Sometimes there is no clear separator between the safe and hostile planes. Sometimes the world is what we imagine, full of characters of all manner of dispositions coexisting among each other, each driven by individual criteria and meaning, reacting to and projecting onto the endlessly differential stream of causality.

The initial journey may represent but a speck in the range of mysteries and adventures lurking in this world you hardly conceptualize. A series of quests and sub-quests await, followed by a series of discoveries. Along the way, your resources accumulate, your strengths amplify and your abilities diversify. At some point, you may encounter a calamity, or many even, but if you prevail, they ultimately lead to a triumph. What begins from sheer curiosity, transitions into what we know as the hero’s journey.

I loved exploring the citadel back and forth, corner to corner, each setting more charming than the previous, in search of a glorifying journey to undertake. Yet the environment presented nothing but opportunities of retreat, entertainment and meditative exploration. I found myself in an enchanted paradise, full of overwhelming spices, exotic culinary options, strange libations, inspiring cafés, nature excursions, live entertainment, markets full of unsavory butchered meat and insects, beings of uncertain gender and all manner of tourism and vice one may envision.

One day, following a series of spontaneous quests, sub-quests and intermissions, I landed at a coffee plantation an hour or two beyond and 900 meters above the city limits. I was looking for hard work, and I found it.

I would later curse under my breath while carrying ultra heavy bags of fertilizer along frighteningly steep mountain slopes, spreading the content around the tiny coffee trees. This being an organic farm, the pigs produced the fertilizer. They were the catalyst to the operation.

Among fairly diverse labor, I was tasked with filling those pig bowls with food, performing my duties with military discipline. Regretfully, I didn’t always execute them with grace or precision. This fact would become clear as I scaled a steep mountain with an entire trunk of bamboo mounted on my shoulders, wearing sandals, petrified over my desperate state of affairs. I would later endure a 15-minute barely comprehensible spiel from the intoxicated owner, to the extent that you’re a good man and all, but, alas, you’re clumsy and hopeless, emphasizing, meticulously, and repetitively, how good of a man he deemed myself to be.

Of course, no one imposed this labor upon me. I projected the idea of servitude and obedience on myself to give the mission greater meaning. Each day I approached the indigenous owners and appealed for hard, self-degrading work. They, in turn, calculated what they could safely delegate to my spoiled western hands, unaccustomed to hard work and unable to match the jungle-like dexterity the natives so effortlessly showcased.

Climbing into those cages with buckets of pig delicacy filled to the rim, I initially struggled with the unsavory ceremony. The creatures squealed with excitement as I descended into their purgatory. I never felt certain to the extent of their predatory instinct. Notably impatient, immediately soaking those plump pig noses into the bowl before I even had a chance to fill it and extract my hands, they greedily consumed the repulsive content. In the course, the squealing would gradually diminish.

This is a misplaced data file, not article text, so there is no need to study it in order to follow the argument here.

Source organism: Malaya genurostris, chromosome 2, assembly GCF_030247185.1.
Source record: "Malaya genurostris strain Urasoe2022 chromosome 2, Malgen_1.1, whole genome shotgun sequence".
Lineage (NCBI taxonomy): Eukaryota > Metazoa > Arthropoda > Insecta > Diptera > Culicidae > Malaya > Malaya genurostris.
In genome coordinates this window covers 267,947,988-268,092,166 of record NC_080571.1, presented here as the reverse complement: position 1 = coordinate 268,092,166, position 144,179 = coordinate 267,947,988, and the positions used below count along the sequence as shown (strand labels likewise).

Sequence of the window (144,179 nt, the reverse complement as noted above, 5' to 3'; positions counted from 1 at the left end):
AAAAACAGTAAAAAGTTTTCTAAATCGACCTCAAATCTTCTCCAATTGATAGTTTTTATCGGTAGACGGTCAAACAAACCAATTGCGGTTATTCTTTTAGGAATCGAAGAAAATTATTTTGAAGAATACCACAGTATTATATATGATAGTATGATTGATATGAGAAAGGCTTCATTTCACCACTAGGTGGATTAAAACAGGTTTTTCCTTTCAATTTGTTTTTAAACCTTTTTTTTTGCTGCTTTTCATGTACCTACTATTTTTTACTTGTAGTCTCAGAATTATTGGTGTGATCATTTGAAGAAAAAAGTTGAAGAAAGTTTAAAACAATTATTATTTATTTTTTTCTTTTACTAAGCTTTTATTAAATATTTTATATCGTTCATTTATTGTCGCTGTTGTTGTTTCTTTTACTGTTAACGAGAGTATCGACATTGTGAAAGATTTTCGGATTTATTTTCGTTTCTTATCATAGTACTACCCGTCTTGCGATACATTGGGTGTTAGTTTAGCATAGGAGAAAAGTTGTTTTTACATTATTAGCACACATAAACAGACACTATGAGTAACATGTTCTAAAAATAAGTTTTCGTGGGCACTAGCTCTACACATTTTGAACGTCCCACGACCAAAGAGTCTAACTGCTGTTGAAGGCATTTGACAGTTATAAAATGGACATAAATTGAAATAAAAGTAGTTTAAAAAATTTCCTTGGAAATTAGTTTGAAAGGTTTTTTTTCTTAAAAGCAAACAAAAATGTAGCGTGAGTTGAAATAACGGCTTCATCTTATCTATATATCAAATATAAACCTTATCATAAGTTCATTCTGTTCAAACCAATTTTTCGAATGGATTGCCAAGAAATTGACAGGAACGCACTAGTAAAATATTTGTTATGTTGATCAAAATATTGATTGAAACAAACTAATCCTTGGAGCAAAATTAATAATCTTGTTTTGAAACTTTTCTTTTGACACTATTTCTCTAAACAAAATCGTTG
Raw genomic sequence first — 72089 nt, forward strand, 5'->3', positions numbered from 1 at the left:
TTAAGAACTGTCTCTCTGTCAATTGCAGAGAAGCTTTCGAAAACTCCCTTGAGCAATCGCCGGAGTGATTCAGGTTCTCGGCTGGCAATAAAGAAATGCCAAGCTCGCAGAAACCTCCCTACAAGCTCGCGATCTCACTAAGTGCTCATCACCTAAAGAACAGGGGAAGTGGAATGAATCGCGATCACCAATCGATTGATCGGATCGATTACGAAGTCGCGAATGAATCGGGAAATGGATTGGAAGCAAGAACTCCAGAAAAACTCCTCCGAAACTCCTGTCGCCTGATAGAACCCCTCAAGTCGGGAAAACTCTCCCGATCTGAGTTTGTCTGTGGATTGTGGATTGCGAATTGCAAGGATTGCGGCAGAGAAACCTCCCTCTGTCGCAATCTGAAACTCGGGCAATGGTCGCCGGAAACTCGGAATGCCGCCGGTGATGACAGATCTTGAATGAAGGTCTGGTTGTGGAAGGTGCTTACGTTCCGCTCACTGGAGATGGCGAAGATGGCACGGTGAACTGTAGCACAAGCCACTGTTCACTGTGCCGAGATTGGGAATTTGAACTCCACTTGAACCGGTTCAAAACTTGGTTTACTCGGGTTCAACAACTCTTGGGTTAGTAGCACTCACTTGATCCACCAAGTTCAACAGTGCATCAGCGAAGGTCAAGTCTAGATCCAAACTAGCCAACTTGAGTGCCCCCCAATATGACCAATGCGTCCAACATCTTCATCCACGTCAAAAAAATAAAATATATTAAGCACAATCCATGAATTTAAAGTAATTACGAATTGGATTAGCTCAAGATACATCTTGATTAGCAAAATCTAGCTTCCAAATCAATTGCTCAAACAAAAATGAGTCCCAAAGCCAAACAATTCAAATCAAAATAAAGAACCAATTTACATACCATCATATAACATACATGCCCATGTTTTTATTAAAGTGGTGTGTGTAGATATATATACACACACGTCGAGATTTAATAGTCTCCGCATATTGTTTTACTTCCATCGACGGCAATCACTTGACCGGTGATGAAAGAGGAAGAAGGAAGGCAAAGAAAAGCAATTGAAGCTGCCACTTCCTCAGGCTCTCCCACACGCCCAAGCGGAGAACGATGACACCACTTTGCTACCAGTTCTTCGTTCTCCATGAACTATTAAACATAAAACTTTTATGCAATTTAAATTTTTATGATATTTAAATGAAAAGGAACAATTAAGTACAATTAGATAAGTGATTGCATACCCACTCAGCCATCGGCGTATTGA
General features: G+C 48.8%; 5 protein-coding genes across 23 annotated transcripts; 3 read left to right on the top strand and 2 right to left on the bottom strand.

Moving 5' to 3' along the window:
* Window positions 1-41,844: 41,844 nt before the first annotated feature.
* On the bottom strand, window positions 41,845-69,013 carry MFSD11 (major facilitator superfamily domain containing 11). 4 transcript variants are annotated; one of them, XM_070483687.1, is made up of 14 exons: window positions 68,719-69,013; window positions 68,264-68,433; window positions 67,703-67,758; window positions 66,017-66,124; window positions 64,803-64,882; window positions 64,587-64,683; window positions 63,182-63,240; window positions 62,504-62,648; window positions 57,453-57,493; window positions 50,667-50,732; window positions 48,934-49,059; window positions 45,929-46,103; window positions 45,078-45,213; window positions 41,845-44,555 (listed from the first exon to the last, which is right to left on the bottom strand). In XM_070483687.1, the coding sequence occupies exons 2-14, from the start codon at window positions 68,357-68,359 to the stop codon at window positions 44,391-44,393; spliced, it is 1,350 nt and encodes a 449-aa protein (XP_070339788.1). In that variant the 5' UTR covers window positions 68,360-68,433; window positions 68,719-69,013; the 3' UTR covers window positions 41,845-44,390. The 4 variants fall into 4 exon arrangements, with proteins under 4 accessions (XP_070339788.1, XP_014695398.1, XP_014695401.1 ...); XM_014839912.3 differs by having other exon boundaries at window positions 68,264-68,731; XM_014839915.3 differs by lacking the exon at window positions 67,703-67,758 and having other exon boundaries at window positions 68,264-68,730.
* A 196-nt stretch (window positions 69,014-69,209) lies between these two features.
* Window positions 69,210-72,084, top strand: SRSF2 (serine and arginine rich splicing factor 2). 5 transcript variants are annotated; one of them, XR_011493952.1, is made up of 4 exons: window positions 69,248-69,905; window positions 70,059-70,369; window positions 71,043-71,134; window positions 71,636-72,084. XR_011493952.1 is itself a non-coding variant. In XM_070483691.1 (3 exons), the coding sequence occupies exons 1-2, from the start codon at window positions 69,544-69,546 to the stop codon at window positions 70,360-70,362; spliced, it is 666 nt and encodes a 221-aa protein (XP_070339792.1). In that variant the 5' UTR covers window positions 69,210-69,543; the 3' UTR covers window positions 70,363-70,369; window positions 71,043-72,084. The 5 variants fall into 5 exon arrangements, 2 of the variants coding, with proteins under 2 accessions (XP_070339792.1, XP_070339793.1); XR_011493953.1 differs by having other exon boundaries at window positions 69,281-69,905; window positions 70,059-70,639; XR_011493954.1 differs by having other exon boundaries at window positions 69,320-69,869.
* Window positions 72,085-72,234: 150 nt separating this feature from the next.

At times, we would plow soil. This activity I favored to the rest for it’s simplicity and raw peasant-like appeal, something Tolstoy embellished in rich literary form. It required nothing short of brute force and endurance, which my muscles happily delivered.

At one point, we embarked on a project of paving the dirt road leading to the coffee farm. I despised that project. On another occasion, we proceeded to build a sauna on the neighboring territory. This I despised a little less. I can’t recall the amount of skills I adapted only to immediately discard and forget.

Much of the routine involved accompanying the workers, for hours, as we explored the plantation, chopping through thick obstructive growth with our machetes, picking the darked coffee beans off the trees, leaving the red ones intact. The workers only spoke the indigenous language, of which I learned but a few words and expressions by means of which we communicated to the extent of basic operation. They traversed those slopes lazily, effortlessly, humming their exquisite indigenous tunes while swinging the machetes in harmony. Compared to the other authentically hard labor, this constituted a pleasant jungle retreat.

I proceeded in this fashion for a 2-3 week period, sleeping in a tent to recuperate at least some of the continuously diminishing strength, eating kilograms of rice, eggs, chicken, and vegetables cooked over fire and, naturally, consuming unhealthy quantities of fresh, unparalleled coffee straight from the source. Each of those meals seemed a blessing from heaven in light of the labor I barely endured.

With regard to hygiene, I followed a laissez-faire approach of hand-washing the few expendable and soon to become torn and barely usable clothes I disposed of, and only when they seemed too ravaged to wear. I also remember one barely functioning cold-water shower on the property, of which I made use maybe once in a few days.

Mosquito and fire-ant bites were a constant issue, in spite of the mosquito net, in spite of the fully covering garments, and in spite of that chemically induced insect spray. But I felt too exhausted to care.

Once back in the citadel, I spent three days in recuperation, evading further role playing adventures at all cost.